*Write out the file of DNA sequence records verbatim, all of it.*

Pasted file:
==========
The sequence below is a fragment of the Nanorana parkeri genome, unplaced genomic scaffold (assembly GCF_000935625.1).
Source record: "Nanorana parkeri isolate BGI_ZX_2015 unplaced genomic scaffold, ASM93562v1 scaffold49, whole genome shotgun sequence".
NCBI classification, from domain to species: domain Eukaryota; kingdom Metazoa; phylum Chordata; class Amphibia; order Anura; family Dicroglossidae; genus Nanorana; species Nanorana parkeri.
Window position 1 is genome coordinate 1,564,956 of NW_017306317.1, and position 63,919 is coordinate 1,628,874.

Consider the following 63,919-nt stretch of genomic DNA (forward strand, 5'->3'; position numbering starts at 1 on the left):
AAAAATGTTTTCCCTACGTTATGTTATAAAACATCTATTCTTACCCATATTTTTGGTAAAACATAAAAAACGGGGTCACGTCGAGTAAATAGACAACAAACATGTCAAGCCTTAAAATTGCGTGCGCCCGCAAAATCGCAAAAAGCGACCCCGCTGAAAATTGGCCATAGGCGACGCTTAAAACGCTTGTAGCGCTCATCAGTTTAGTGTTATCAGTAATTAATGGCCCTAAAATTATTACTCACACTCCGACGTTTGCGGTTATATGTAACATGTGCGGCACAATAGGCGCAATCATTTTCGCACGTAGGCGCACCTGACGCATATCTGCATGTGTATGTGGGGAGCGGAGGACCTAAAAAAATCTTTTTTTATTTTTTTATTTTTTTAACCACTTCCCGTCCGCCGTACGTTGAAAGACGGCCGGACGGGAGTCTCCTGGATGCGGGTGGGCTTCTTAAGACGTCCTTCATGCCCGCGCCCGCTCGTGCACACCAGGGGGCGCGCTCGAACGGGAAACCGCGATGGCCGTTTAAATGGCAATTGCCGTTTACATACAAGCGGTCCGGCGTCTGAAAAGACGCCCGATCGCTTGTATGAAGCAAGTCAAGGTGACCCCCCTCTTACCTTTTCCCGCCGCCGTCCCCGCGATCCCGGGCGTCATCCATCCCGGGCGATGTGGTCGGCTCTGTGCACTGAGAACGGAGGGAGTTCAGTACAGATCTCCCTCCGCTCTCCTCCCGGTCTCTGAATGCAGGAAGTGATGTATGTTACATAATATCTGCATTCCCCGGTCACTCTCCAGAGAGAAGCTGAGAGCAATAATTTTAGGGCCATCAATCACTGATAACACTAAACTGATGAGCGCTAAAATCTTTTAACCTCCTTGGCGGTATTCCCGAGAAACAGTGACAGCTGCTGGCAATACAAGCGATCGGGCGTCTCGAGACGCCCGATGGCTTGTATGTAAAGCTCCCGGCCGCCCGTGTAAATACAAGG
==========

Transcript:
The sequence below is a fragment of the Nanorana parkeri genome, unplaced genomic scaffold (assembly GCF_000935625.1).
Source record: "Nanorana parkeri isolate BGI_ZX_2015 unplaced genomic scaffold, ASM93562v1 scaffold49, whole genome shotgun sequence".
NCBI classification, from domain to species: domain Eukaryota; kingdom Metazoa; phylum Chordata; class Amphibia; order Anura; family Dicroglossidae; genus Nanorana; species Nanorana parkeri.
Window position 1 is genome coordinate 1,564,956 of NW_017306317.1, and position 63,919 is coordinate 1,628,874.

Consider the following 63,919-nt stretch of genomic DNA (forward strand, 5'->3'; position numbering starts at 1 on the left):
AAAAATGTTTTCCCTACGTTATGTTATAAAACATCTATTCTTACCCATATTTTTGGTAAAACATAAAAAACGGGGTCACGTCGAGTAAATAGACAACAAACATGTCAAGCCTTAAAATTGCGTGCGCCCGCAAAATCGCAAAAAGCGACCCCGCTGAAAATTGGCCATAGGCGACGCTTAAAACGCTTGTAGCGCTCATCAGTTTAGTGTTATCAGTAATTAATGGCCCTAAAATTATTACTCACACTCCGACGTTTGCGGTTATATGTAACATGTGCGGCACAATAGGCGCAATCATTTTCGCACGTAGGCGCACCTGACGCATATCTGCATGTGTATGTGGGGAGCGGAGGACCTAAAAAAATCTTTTTTTATTTTTTTATTTTTTTAACCACTTCCCGTCCGCCGTACGTTGAAAGACGGCCGGACGGGAGTCTCCTGGATGCGGGTGGGCTTCTTAAGACGTCCTTCATGCCCGCGCCCGCTCGTGCACACCAGGGGGCGCGCTCGAACGGGAAACCGCGATGGCCGTTTAAATGGCAATTGCCGTTTACATACAAGCGGTCCGGCGTCTGAAAAGACGCCCGATCGCTTGTATGAAGCAAGTCAAGGTGACCCCCCTCTTACCTTTTCCCGCCGCCGTCCCCGCGATCCCGGGCGTCATCCATCCCGGGCGATGTGGTCGGCTCTGTGCACTGAGAACGGAGGGAGTTCAGTACAGATCTCCCTCCGCTCTCCTCCCGGTCTCTGAATGCAGGAAGTGATGTATGTTACATAATATCTGCATTCCCCGGTCACTCTCCAGAGAGAAGCTGAGAGCAATAATTTTAGGGCCATCAATCACTGATAACACTAAACTGATGAGCGCTAAAATCTTTTAACCTCCTTGGCGGTATTCCCGAGAAACAGTGACAGCTGCTGGCAATACAAGCGATCGGGCGTCTCGAGACGCCCGATGGCTTGTATGTAAAGCTCCCGGCCGCCCGTGTAAATACAAGG